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Let us assume that syntax realizes relations between covert items in argument positions and operators in higher positions with the relations being interpreted as quantifier-variable relations. From the perspective of the interpretation, we can thus designate the covert item as a free variable relative to its predicate position—that is,whatever head projection dominates the covert item v P, say.

It does not follow, however, that the covert item is a free variable relative to any constituent part of the syntactic structure, either the completed structure or the immediately dominating head projection; it only gets to be interpreted as a free variable relative to the interpretation we give to the whole structure.

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The crucial difference between free variables and traces is that traces are formed via movement, and so there is no trace in the lower projection independently of the higher operator, i. This raises the question of why there are traces at all, which we shall broach presently, but for the moment, the issue is the status of traces as variables, on the assumption that there are traces.

In first-order languages where an n -place predicate is understood to contain n variable positions independent of whether any of these positions, given a host formula, are bound or quantified into; this is because the open predicate enters into syntactic composition with the quantifier. In natural language syntax, on the other hand, a predicate does not contain any traces or gaps independently of the moved item interpreted into the trace-marked position.

It is true that a trace syntactically saturates a predicate position, but that does not make it a free variable semantically speaking, for its interpretation is never free, but always bound by the item of which it is a trace. In effect, then, to treat traces as free variables is to read a semantic interpretation onto a compositionally distinct syntactic structure: the trace only appears free given a global semantic interpretation of the structure that does not track the syntactic formation of the trace.

This point holds generally, but the situation is most clear with wh -items, whose movement is overt. Wh -movement may be understood as based upon a rule that targets a wh -item in an argument or adjunct position and moves the item to a higher nonargument position that scopes over the original position now occupied by a trace. Thus, we go from 23a to 23b :. Crucially, the predicate love t of 23b does not occur in 23a at any level of analysis. Such a predicate is the result of the movement operation and its constituent trace is necessarily bound.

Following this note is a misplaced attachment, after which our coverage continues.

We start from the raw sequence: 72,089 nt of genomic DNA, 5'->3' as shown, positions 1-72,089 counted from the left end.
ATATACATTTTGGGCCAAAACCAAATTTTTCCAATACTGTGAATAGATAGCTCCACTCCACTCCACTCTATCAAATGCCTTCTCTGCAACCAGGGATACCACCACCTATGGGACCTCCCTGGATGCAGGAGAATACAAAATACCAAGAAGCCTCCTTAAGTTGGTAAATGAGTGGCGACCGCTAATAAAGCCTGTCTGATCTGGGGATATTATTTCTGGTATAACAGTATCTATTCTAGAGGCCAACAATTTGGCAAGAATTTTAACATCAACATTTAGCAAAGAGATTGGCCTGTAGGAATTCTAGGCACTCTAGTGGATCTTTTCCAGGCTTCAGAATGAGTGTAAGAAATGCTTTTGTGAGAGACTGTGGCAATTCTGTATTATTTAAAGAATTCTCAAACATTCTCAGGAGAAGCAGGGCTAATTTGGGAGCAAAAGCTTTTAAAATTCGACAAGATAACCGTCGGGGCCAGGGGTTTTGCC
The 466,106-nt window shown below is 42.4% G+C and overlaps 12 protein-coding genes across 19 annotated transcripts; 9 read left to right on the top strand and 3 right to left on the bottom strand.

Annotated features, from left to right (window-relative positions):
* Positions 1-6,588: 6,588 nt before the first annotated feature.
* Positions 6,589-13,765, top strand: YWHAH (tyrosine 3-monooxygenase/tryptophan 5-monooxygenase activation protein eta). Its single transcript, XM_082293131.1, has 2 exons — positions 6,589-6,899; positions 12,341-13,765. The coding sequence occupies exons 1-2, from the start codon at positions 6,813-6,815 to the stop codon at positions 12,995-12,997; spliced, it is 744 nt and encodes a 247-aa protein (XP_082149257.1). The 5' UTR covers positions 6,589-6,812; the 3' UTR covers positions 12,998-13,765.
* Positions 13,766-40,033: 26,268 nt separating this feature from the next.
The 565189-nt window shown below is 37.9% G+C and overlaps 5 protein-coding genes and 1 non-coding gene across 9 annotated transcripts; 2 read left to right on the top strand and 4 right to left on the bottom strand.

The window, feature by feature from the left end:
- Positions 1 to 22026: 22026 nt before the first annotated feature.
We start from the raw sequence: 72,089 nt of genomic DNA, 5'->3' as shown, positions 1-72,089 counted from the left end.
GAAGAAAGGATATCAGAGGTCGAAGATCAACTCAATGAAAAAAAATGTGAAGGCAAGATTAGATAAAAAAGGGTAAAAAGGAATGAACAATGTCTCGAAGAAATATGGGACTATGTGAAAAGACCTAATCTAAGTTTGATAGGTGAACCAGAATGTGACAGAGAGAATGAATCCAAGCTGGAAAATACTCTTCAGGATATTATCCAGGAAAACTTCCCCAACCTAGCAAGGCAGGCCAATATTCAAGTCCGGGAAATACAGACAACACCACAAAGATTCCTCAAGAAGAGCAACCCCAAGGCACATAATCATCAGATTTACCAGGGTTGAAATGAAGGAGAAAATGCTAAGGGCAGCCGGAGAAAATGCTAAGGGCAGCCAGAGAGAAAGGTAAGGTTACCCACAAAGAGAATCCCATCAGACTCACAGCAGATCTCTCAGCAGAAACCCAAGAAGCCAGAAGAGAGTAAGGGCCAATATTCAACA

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On the other hand, in the language of first-order logic, variables are understood to be constituents of the predicate, bound or not. It might now be thought, and I suspect Higginbotham has this idea in mind, that the derivational history of 23b is irrelevant.

As submitted to interpretation, the lower predicate contains something equivalent to a free variable. Thus, Bach , p. Even this more modest position is misstated, however. If at any stage of interpretation the predicate with a trace could be genuinely open, then there would appear to be no ban against vacuous quantification of the kind witnessed in 23c as a possible interpretation of Who does Mary love?

Taking the variable in object position of love to be free appears to allow for vacuous quantification, which somehow must be excluded. Stipulating against the quantification or treating it as merely semantic nonsense is not a happy position. Vacuous quantification is formally and semantically permissible true, even , albeit absent from natural language. Partee et al. As it is, the trace must be interpreted relative to the higher operator precisely because its trace is formed via movement; it is not independently interpreted, even given just the final structure. It must be emphasized that my concern here is for syntactic vacuous quantification involving movement.

It seems to me obvious that there is no syntactic bar against semantic vacuity as evidenced by 24 :.

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With wh -movement cases, on the other hand, the relevant readings are not available. As we saw, 23c is just not a contextually-salient possible reading of 23a , even if 23c is otherwise OK, which I think it certainly is not.


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In the wh -cases at least, therefore, it appears as if vacuous quantification is a syntactic matter and cannot be explained away as mere semantic oddity. A ban on vacuous quantification is often assumed as a principle of the syntax-semantics interface without explanation e. May , p. Similarly, Koopman and Sportiche propose a Bijection Principle that puts operators and variables in correspondence, from which it follows that an operator cannot be vacuous. As we shall see, I think vacuous quantification can be banned on principled grounds, partly involving a ban on free variables.